So in this respect, we might define speculative fiction as it relates to the world we know and live in today. These narratives are not set in our world today; that world does not exist. Yet.

Contemporary Speculative Fiction Examples

From the above exploration, I’d like to think of speculative fiction as a mix of the what-if scenario interacting with a basis in our world. I agree that narratives that take place in a purely secondary world (e.g. Tolkien’s The Lord of the Rings, N.K. Jemisin’s The Broken Earth Trilogy, etc.) don’t quite count. But, to diverge a bit from Le Guin, there are books and short stories set in the real world, grounded in the real world, or an alternate timeline of our world, that have fantastical elements or fall squarely under the fantasy genre. Those I would support being defined as speculative. With that in mind, below is a small list—a jumping off point—of books based on a culmination of the above definitions.

Stories of Your Life and Others by Ted Chiang

Even stories that Chiang sets in an alternate past or on another world, like “Tower of Babylon,” could breach the limits of what doesn’t count as speculative and still fit the term. It’s because Chiang writes with such an authoritative voice and builds his worlds so masterfully that I unabashedly believe in each story’s possibility. Yet the best is example is found in “The Story Of Your Life.” It’s the short story that the film Arrival is based off of, and honestly, if there was ever a narrative of first contact that felt so grounded in our world, so real that it could happen tomorrow, it’s this one.

Red Clocks by Leni Zumas

Red Clocks by Leni ZumasThis one would absolutely fit Atwood’s definition. Red Clocks envisions a future that could, frighteningly, become our own. It follows five women and takes place in an America where abortion is illegal everywhere, in-vitro fertilization is banned, and a new amendment has been added to the constitution that grants rights to every embryo. It’s been hailed as The Handmaid’s Tale of our generation, and asks the question: What is a woman for?

Trail of Lightning by Rebecca Roanhorse

Trail of Lightning by Rebecca RoanhorseThis book is the first in a series and takes place after a climate apocalypse. Most of the population have drowned from rising waters and the gods and monsters of legend walk among us. This is a mixture of a dystopian environment that is clearly possible and urban fantasy elements. It follows Maggie Hoskie, a Dinétah monster hunter. Hoskie is a supernaturally gifted killer, and she’s sent to investigate the disappearance of a young girl. There, she uncovers a monster more dangerous and terrifying than anything imaginable.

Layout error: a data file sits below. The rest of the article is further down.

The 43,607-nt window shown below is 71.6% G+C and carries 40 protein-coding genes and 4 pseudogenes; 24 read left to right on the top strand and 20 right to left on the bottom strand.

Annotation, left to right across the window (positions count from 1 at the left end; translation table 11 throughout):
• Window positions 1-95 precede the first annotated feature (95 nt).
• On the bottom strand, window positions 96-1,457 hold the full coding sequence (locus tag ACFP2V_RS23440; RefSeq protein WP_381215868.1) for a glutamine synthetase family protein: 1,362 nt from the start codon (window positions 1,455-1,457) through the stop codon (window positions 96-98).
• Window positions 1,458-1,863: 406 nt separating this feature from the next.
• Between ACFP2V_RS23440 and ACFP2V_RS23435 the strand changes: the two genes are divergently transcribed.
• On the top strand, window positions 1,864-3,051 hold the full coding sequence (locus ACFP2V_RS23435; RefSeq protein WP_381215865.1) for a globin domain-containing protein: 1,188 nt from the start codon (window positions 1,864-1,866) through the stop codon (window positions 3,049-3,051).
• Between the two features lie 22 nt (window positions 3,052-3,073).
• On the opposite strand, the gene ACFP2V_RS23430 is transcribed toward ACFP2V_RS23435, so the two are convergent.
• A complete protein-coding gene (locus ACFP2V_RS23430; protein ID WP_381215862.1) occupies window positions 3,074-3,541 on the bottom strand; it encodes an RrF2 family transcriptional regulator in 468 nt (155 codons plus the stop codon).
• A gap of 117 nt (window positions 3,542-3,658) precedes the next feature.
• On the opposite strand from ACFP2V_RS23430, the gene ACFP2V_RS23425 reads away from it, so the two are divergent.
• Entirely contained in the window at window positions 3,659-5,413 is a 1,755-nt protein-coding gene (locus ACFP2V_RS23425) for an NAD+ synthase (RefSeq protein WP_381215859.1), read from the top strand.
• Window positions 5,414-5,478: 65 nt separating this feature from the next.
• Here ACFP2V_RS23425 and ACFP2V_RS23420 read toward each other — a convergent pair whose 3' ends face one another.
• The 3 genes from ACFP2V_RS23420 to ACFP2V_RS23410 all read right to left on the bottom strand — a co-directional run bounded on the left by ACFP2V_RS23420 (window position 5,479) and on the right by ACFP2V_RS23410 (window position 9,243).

Station Eleven by Emily St. John Mandel

Another possible future book, envisioning a world after a flu that wipes out most of the population. This is one of my favorite books of all time. It follows many characters and timelines, including a group of actors who travel from outpost to outpost in the Great Lakes region, performing Shakespeare plays for survivors in a dangerous, dystopian landscape. It’s about those who risk—and sometimes lose—their lives for art and humanity.

The Ten Thousand Doors of January by Alix. E. Harrow

cover of The Ten Thousand Doors of JanuaryThis one toes the line because it’s historical fantasy (and historical often isn’t considered speculative since the past already happened and we know what was and wasn’t real). I am including this for selfish reasons, because after reading this book, I so want it to be possible, and the fantasy elements still have a grounding in our world. Set in the early 1900s, it follows January Scaller, who discovers that there are Doors to other worlds and a society that seeks to close them. The magic is sweeping and beautiful, but in our world, it is subtle; could be easily missed. Perhaps we’ve passed our Doors on the street, or in a park. We just didn’t know they were there.

Let The Speculation Continue

Now, your mileage may vary on how these books sit with the term. Even the authors of these books might disagree. Feel free to discuss your own interpretations and examples in the comments on social media. Additionally, make sure to check out Book Riot’s other posts on explorations of genre, such as magical realism.

Speculative fiction is indeed nebulous. It’s actually why I love this over-arching genre so much. I live for books that maintain our world but bend the boundaries. Books that look underneath the skin of our reality and  probe what might be or might’ve been. Perhaps there are portals to other worlds lurking in our own, or perhaps we will make first contact tomorrow.

The awe and the beauty is in the speculation.